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The tortures and other evils of the Martial Law period

It has been 42 years since the late President Ferdinand Marcos declared Martial Law.  Though most people believed it happened on September 21, 1972, the actual date of commemoration, there were also those who think it should be remembered on the 23rd, which was the day of the declaration, says a report on Rappler.  The same report also said it was actually on the 17th that Marcos had actually signed the edict.

Still, no matter what the date had been when it was officially declared, the years of pain and suffering the Martial Law edict had brought are the ones that really matter.

People who disappeared

Younger generations who have not known what it was like to live under the Martial Law are quick to make light of the situation.  These days, there have been jokes going around of young people who wish to experience the Martial Law as long as Davao Mayor Rodrigo Duterte is the president.

Said in jest, the statement might sound great to their ears, but for those who suffered under the Marcos regime, the gift of freedom and democracy was the best that the country has received ever.

There were many people who just disappeared without a trace; the numbers are too many to count. No one knows for sure what really happened to these people.

People who were tortured

Many of those who were arrested during the Martial Law were tortured so they would spill the beans on their purported cohorts.  The problem is that these people didn’t even have an idea why they were arrested and have no knowledge about the crimes they allegedly did.

Photo credit: minghui.org

Photo credit: minghui.org

Torture was so rampant that those who get arrested already fear the punishment that lie ahead.  Only a few were spared: foreigners, people who had connections with the martial law officers, or well-known figures.

Most of the prisoners were denied their human rights, already declared as guilty, and had to prove their innocence, instead of the other way around.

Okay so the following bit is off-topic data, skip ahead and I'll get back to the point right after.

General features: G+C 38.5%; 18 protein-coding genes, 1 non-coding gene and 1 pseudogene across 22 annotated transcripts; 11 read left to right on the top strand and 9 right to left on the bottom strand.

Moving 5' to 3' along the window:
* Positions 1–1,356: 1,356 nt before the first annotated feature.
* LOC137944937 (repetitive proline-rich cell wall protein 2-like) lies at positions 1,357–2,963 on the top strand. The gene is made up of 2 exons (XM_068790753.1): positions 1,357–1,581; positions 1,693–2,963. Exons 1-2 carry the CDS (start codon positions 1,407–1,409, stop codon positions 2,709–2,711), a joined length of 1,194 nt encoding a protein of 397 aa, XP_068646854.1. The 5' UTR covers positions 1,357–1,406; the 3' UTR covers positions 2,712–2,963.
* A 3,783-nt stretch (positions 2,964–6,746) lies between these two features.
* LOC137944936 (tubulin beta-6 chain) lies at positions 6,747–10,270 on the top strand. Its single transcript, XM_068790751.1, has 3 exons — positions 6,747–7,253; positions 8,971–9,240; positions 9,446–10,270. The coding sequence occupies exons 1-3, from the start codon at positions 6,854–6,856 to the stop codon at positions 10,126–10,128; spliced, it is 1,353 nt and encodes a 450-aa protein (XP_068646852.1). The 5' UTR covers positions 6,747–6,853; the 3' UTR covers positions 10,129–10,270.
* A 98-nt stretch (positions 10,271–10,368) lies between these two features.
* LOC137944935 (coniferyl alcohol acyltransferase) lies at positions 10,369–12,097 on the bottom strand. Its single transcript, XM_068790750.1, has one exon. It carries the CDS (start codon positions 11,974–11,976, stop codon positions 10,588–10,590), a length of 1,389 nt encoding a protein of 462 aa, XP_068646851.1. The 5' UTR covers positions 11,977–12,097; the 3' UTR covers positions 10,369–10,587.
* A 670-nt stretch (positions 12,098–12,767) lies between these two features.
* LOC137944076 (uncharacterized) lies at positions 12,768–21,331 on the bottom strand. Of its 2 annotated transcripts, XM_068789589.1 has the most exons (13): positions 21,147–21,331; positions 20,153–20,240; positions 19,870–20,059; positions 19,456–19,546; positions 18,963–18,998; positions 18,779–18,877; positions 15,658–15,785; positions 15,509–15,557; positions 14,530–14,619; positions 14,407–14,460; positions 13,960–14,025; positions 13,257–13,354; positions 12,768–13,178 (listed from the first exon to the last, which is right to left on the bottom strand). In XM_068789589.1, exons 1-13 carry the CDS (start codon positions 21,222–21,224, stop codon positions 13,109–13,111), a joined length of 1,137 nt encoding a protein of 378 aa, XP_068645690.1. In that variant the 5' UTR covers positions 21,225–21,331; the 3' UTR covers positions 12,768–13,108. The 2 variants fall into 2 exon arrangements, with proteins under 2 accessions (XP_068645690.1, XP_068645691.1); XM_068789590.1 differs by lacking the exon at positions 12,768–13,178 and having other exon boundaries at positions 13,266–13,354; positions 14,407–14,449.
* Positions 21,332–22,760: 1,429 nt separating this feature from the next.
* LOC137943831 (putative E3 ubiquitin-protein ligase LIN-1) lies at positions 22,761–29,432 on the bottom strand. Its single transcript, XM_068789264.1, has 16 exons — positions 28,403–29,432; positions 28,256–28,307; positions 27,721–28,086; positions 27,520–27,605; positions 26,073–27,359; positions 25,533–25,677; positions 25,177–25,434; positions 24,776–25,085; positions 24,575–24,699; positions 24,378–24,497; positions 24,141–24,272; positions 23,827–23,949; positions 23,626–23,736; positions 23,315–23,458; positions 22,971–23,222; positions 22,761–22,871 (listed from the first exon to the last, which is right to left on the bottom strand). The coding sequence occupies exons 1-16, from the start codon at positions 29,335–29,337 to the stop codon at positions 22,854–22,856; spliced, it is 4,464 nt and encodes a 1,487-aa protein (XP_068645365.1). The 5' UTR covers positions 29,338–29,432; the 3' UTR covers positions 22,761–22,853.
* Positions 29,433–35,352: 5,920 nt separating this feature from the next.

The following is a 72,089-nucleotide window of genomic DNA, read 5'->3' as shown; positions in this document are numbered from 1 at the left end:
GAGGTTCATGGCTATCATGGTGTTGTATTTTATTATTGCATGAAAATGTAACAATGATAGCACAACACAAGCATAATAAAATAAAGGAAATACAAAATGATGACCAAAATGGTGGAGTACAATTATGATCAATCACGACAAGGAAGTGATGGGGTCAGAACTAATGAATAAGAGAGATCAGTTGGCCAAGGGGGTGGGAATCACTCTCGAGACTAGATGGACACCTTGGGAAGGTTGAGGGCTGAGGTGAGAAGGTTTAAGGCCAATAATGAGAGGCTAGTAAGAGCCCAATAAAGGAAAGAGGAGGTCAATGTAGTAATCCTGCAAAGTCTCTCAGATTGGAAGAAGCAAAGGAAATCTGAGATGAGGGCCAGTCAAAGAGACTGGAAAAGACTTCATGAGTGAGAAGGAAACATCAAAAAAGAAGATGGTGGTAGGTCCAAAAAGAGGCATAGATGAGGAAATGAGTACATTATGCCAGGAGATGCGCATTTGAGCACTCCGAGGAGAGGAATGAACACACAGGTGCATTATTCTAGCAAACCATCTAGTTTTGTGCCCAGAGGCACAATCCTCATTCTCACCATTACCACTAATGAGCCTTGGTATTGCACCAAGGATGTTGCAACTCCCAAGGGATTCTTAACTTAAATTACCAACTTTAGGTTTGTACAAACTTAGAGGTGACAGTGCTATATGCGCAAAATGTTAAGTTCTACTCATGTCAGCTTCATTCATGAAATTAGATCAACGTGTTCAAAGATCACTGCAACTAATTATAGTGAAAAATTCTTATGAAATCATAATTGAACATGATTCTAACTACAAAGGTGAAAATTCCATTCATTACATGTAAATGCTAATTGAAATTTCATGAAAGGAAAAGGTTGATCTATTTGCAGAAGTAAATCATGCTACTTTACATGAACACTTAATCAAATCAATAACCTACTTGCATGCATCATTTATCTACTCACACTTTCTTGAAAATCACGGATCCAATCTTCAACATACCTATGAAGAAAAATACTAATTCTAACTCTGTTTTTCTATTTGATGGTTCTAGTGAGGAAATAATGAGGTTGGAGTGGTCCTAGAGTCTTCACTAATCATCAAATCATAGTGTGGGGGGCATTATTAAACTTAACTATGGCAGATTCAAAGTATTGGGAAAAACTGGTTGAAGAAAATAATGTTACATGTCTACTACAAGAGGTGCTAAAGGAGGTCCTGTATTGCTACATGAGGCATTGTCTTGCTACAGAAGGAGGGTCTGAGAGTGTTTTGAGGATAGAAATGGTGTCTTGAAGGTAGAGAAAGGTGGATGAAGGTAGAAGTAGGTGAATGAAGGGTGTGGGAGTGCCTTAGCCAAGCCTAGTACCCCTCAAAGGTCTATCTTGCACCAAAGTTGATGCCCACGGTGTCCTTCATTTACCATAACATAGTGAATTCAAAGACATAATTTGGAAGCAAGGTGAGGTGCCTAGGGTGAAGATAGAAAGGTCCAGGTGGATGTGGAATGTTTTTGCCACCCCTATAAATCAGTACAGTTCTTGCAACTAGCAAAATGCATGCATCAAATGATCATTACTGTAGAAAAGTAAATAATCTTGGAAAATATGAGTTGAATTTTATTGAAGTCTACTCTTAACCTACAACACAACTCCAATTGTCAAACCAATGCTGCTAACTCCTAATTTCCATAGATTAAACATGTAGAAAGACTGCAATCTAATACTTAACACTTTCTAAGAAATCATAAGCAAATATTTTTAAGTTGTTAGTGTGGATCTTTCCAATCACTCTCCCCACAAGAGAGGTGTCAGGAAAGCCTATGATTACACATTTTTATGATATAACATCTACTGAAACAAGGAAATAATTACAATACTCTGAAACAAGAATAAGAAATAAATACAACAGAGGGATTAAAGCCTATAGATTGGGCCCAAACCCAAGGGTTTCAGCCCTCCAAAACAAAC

Evil torture mechanisms

Sexual harassment was also rampant, no matter what gender or age the prisoner was.  In an article on the Inquirer, Fr. Benjamin Alforque detailed how he underwent such horrific conditions that he turned away from God for a couple of months.  Knowing he was studying to become a priest, his torturers would use sexual descriptions to try and break him.  He was later made to witness horrendous sexual torture and harassment.

In a separate Inquirer article, various torture devices and procedures were detailed.  In the ‘San Juanico Bridge torture’, the person is made to ‘lie on the air’ between 2 beds.  Whenever the person falls or his body sags between the beds, he would be kicked or punished.

Others lamented how the prisoners were made to do a Russian roulette, wherein they are given a revolver with 1 bullet inside.  They were then asked to spin the cylinder and pull the trigger to their heads. A number were also electrocuted in different ways, whether they had electrodes directly placed on parts of their bodies or on ice blocks they were forced to sit on.

Photo credit: minghui.org

Photo credit: minghui.org

Many were stripped naked and left without food, yet were forced to stay away for several days.  Others were constantly beaten using what hard material was at hand, whether it was a piece of wood, rifle butts, or large soft drink bottles.  There were also those who were subjected to punches, kicks, or slaps.

Some survivors also detailed how their hair, skin, or genitals were burned using cigarette lighters.

Those who survived the series of tortures they were subjected to continued to live in fear that they would again undergo the same shocking treatment. The tortures were so severe that many of those who did survive were sent to the mental hospital, instead.

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  • Marlon Alejos

    worst experienced under the marcos regime